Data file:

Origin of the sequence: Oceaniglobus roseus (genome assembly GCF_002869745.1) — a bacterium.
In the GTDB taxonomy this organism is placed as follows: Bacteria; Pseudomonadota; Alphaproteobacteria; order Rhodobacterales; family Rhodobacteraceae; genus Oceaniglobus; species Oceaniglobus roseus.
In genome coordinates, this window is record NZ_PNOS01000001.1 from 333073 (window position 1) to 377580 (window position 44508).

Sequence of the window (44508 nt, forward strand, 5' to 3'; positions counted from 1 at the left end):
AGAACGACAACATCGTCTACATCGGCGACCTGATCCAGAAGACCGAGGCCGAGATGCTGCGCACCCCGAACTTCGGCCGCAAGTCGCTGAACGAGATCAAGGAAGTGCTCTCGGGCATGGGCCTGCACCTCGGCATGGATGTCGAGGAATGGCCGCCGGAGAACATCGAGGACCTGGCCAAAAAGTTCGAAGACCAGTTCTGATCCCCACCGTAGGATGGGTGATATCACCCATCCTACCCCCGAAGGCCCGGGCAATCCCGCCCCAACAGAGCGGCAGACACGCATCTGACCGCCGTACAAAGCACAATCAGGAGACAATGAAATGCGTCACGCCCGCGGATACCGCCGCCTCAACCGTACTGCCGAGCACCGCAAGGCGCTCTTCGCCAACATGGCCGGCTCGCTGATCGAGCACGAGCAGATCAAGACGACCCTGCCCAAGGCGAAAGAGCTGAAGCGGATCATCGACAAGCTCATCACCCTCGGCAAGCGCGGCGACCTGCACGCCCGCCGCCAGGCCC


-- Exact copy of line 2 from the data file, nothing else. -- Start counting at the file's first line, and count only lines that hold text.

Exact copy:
In the GTDB taxonomy this organism is placed as follows: Bacteria; Pseudomonadota; Alphaproteobacteria; order Rhodobacterales; family Rhodobacteraceae; genus Oceaniglobus; species Oceaniglobus roseus.